The Elves Awake (YT 1050): the first 144 Elves were awakened under the stars by Eru Ilúvatar near Cuiviénen, a bay in the great inland sea of Helcar, far to the east in Middle-earth. The full number awoke gradually, beginning with Imin ("First") and his wife Iminyë. They were followed by the couples Tata ("Second") and Tatië, and then Enel ("Third") and Enelyë. These families became the gatherers and founders of the three great Elven houses, eventually known as the Vanyar, the Noldor, and the Teleri.
Matchup Four: Melkor is Chained versus The Eldar Come to Valinor
Melkor Defeated and Chained (YT 1099): After destroying the Two Lamps, Melkor intensified his efforts to dominate Middle-earth according to his own designs, even as the rest of the Valar withdrew to Valinor in the West. Melkor strengthened his supporting hosts of evil creatures, built a second great fortress in west of Middle-earth, Angband, to complement his northern stronghold of Utumno, and, once the Elves were awakened, sought to corrupt Ilúvatar’s firstborn. This threat to the Elves ultimately provoked the Valar to take action in the War of the Powers (YT 1090-1099), the siege and downfall of Utumno, and the capture of Melkor. He was ultimately defeated by the Vala Tulkas, and brought before the Vala Manwë for judgement bound in the great chain Angainor, forged by Aulë. Melkor was imprisoned in the Halls of Mandos, though his chief lieutenant, Sauron, remained at large in Middle-earth.
The Journey of the Eldar to Valinor (YT 1102): The imprisonment of Melkor provided a season of peace and growth for newly awakened Elves, or Eldar. Even so, existential threats and corrupting powers remained active in Middle-earth. The Valar concluded that they could best protect Ilúvatar’s children by encouraging them to emigrate to Valinor rather than remain in Middle-earth. Three ambassadors from the Great Houses of the Elves, Ingwë, Finwë, and Elwë, were selected by the Vala Oromë, and invited to journey to Valinor, where they first beheld the light of the Two Trees. The three Elven-kings ultimately persuaded many of their kindred to journey to Aman, particularly the houses of the Vanyar and the Noldor.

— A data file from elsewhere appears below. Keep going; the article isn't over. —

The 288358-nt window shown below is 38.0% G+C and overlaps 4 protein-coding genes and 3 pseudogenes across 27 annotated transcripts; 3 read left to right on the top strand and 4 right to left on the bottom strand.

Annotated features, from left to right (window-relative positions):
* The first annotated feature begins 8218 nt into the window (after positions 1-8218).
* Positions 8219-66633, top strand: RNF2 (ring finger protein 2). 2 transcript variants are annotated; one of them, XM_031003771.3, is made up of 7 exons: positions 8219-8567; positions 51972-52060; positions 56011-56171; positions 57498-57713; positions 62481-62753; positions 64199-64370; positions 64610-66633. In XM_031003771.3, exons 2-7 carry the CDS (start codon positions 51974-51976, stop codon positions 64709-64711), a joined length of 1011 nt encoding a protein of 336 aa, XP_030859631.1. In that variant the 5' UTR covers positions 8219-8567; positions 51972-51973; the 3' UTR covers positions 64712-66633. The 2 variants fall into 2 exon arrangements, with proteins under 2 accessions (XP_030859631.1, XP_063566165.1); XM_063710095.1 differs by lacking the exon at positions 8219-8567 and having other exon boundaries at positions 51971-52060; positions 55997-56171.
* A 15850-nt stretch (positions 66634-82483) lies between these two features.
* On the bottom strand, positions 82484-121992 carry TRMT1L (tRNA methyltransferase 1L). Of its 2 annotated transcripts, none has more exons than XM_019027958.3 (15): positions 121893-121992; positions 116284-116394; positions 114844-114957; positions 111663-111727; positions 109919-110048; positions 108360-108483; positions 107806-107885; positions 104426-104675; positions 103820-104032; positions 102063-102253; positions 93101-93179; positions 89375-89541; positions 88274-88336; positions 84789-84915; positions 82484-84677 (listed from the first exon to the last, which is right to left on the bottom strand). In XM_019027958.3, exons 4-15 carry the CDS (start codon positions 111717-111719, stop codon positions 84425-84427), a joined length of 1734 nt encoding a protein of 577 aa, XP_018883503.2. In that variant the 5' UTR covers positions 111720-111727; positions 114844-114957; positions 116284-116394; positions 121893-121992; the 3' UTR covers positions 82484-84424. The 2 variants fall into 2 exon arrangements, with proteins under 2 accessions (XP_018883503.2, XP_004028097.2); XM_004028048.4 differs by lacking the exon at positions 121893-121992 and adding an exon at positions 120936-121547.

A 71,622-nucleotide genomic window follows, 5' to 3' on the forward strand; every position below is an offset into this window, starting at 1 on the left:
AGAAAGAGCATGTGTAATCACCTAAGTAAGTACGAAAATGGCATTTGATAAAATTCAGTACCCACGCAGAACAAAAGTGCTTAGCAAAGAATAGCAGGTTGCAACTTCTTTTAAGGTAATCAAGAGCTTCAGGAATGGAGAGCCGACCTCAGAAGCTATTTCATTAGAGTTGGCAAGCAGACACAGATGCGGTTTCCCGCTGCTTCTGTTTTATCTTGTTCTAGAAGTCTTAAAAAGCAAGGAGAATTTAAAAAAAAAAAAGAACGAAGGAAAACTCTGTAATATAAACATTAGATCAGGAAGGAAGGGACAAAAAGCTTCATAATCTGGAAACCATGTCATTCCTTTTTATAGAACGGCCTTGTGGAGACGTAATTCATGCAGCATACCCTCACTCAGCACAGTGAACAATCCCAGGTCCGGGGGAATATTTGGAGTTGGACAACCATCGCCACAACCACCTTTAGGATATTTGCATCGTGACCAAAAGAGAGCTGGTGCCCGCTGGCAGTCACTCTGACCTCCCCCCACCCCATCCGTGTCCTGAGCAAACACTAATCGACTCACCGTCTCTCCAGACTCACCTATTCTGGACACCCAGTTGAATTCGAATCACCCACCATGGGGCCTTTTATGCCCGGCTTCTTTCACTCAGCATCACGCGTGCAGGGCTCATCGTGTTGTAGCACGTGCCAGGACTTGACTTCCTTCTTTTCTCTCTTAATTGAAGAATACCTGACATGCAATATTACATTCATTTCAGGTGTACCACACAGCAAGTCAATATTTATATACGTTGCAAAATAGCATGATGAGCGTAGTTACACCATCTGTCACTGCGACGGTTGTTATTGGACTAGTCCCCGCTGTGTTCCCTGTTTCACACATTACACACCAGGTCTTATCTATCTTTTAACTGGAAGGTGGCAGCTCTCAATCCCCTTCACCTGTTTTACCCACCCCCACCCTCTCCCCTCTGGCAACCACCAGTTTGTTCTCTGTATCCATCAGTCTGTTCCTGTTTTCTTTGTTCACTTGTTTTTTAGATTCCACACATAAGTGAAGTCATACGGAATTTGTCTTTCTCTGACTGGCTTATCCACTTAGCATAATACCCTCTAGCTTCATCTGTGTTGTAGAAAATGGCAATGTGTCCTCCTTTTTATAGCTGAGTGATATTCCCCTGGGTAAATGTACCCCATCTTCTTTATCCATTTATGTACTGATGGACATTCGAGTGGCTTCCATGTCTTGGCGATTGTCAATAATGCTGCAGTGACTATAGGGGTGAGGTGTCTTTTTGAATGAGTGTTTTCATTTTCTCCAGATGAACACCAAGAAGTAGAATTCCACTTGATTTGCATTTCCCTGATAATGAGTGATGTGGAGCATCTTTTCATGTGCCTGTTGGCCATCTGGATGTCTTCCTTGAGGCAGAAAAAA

Matchup Five: Khazad-dûm Founded versus The Birth of Lúthien
The Founding of Khazad-dûm (YT 1050-1250): Shortly after the Elves awoke, the race of Dwarves was roused from their sleep under Mount Gundabad in the northern mountains of Middle-earth, beginning with Durin the Deathless. Deciding to move southward, Durin ultimately found "a glen of shadows between two great arms of the mountains, above which three white peaks were shining.” Confirmed by a vision of a crown of stars in the lake Kheled-zâram, or the Mirrormere, Durin chose to establish the first Dwarven Kingdom in this valley of Azanulzibar, or the Dimrill Dale. This Golden Age of “Durin’s Day” saw the construction of wonders like Durin's Tower, the Endless Stair, Durin's Bridge, and the Second Hall of the Dwarrowdelf, or Moria.
The Birth of Lúthien (YT 1200): Renowned as one of the most beautiful of all the Children of Ilúvatar, Lúthien Tinúviel was the daughter of one of the original Elven kings, Elu Thingol, and his Queen, Melian, one of the Maiar who assisted in the creation of Arda and Middle-earth. She was raised within the peace and protection of the forest of Doriath, where her enchanting powers of song and dance, along with her night-dark hair, grew to be formidable. Her union with the mortal man, Beren, and quest for a Silmaril, will be prominent events in the First Age. (Tolkien assigned the name of Lúthien to his wife, Edith, on their tombstone in Oxford.)
Matchup Six: Fëanor Creates the Silmarils versus The Destruction of the Two Trees
Fëanor Creates the Three Silmarils (YT 1450): Fëanor, a Noldorian Elf and possibly the greatest craftsman in the history of the Eldar, created three brilliant jewels to capture the pure light of Valinor’s Two Trees, Laurelin and Telperion. The Silmarillion describes these jewels as “the most renowned of all the works of the Elves.” The Silmarils were hallowed by the Vala and Star-kindler, Varda, such that they would burn any evil creature or mortal that would dare touch them undeservedly. They were nevertheless immediately coveted by Morgoth, now released from his bondage under the pretense of repentance. The Jewels became the catalyst for much of the history of the First Age of Middle-earth: heroics, wars, betrayals, deaths, dowries, crushed kingdoms, and risen hopes. Only one Silmaril has survived to the present Age, and is visible traversing the morning or evening skies – the brightest object in the heavens after the Sun and Moon.